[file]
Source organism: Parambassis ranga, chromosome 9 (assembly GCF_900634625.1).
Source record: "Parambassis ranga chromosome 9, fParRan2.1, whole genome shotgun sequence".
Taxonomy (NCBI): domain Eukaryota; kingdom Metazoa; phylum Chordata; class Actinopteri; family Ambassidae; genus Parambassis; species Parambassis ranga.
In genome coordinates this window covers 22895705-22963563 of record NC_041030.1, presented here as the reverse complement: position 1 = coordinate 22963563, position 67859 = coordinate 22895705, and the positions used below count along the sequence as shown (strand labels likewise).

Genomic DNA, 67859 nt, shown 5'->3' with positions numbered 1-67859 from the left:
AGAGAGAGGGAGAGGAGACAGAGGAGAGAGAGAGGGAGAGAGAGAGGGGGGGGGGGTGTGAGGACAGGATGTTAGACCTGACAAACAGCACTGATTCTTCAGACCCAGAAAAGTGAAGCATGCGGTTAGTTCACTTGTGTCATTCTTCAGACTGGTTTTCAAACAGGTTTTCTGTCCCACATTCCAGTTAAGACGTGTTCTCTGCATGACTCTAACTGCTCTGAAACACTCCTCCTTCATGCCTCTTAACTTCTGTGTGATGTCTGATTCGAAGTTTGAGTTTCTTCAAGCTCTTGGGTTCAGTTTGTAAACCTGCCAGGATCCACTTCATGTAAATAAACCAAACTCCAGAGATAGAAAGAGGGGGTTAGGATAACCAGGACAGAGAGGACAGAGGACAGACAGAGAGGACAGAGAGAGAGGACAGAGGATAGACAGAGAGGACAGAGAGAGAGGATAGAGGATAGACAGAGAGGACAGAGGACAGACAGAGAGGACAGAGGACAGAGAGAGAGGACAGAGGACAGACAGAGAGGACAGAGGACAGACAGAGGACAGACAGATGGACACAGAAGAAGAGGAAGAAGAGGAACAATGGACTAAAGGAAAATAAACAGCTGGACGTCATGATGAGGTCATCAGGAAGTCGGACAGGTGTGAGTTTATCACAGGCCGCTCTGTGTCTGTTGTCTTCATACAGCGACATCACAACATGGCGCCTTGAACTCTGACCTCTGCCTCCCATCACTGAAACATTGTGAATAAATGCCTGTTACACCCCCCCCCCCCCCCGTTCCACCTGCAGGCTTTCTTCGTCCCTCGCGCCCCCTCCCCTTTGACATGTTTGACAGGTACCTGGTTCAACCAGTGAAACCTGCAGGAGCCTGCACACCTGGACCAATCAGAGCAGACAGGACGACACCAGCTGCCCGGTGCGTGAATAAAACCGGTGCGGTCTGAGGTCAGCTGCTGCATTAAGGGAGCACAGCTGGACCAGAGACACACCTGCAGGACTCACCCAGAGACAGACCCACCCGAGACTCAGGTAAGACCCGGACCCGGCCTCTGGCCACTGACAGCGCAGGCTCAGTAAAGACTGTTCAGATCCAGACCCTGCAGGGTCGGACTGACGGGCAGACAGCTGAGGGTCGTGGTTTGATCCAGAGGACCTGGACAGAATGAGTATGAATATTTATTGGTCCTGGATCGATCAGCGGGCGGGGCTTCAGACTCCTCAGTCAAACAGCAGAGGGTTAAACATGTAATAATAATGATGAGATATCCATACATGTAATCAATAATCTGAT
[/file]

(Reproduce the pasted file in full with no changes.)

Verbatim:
Source organism: Parambassis ranga, chromosome 9 (assembly GCF_900634625.1).
Source record: "Parambassis ranga chromosome 9, fParRan2.1, whole genome shotgun sequence".
Taxonomy (NCBI): domain Eukaryota; kingdom Metazoa; phylum Chordata; class Actinopteri; family Ambassidae; genus Parambassis; species Parambassis ranga.
In genome coordinates this window covers 22895705-22963563 of record NC_041030.1, presented here as the reverse complement: position 1 = coordinate 22963563, position 67859 = coordinate 22895705, and the positions used below count along the sequence as shown (strand labels likewise).

Genomic DNA, 67859 nt, shown 5'->3' with positions numbered 1-67859 from the left:
AGAGAGAGGGAGAGGAGACAGAGGAGAGAGAGAGGGAGAGAGAGAGGGGGGGGGGGTGTGAGGACAGGATGTTAGACCTGACAAACAGCACTGATTCTTCAGACCCAGAAAAGTGAAGCATGCGGTTAGTTCACTTGTGTCATTCTTCAGACTGGTTTTCAAACAGGTTTTCTGTCCCACATTCCAGTTAAGACGTGTTCTCTGCATGACTCTAACTGCTCTGAAACACTCCTCCTTCATGCCTCTTAACTTCTGTGTGATGTCTGATTCGAAGTTTGAGTTTCTTCAAGCTCTTGGGTTCAGTTTGTAAACCTGCCAGGATCCACTTCATGTAAATAAACCAAACTCCAGAGATAGAAAGAGGGGGTTAGGATAACCAGGACAGAGAGGACAGAGGACAGACAGAGAGGACAGAGAGAGAGGACAGAGGATAGACAGAGAGGACAGAGAGAGAGGATAGAGGATAGACAGAGAGGACAGAGGACAGACAGAGAGGACAGAGGACAGAGAGAGAGGACAGAGGACAGACAGAGAGGACAGAGGACAGACAGAGGACAGACAGATGGACACAGAAGAAGAGGAAGAAGAGGAACAATGGACTAAAGGAAAATAAACAGCTGGACGTCATGATGAGGTCATCAGGAAGTCGGACAGGTGTGAGTTTATCACAGGCCGCTCTGTGTCTGTTGTCTTCATACAGCGACATCACAACATGGCGCCTTGAACTCTGACCTCTGCCTCCCATCACTGAAACATTGTGAATAAATGCCTGTTACACCCCCCCCCCCCCCCGTTCCACCTGCAGGCTTTCTTCGTCCCTCGCGCCCCCTCCCCTTTGACATGTTTGACAGGTACCTGGTTCAACCAGTGAAACCTGCAGGAGCCTGCACACCTGGACCAATCAGAGCAGACAGGACGACACCAGCTGCCCGGTGCGTGAATAAAACCGGTGCGGTCTGAGGTCAGCTGCTGCATTAAGGGAGCACAGCTGGACCAGAGACACACCTGCAGGACTCACCCAGAGACAGACCCACCCGAGACTCAGGTAAGACCCGGACCCGGCCTCTGGCCACTGACAGCGCAGGCTCAGTAAAGACTGTTCAGATCCAGACCCTGCAGGGTCGGACTGACGGGCAGACAGCTGAGGGTCGTGGTTTGATCCAGAGGACCTGGACAGAATGAGTATGAATATTTATTGGTCCTGGATCGATCAGCGGGCGGGGCTTCAGACTCCTCAGTCAAACAGCAGAGGGTTAAACATGTAATAATAATGATGAGATATCCATACATGTAATCAATAATCTGAT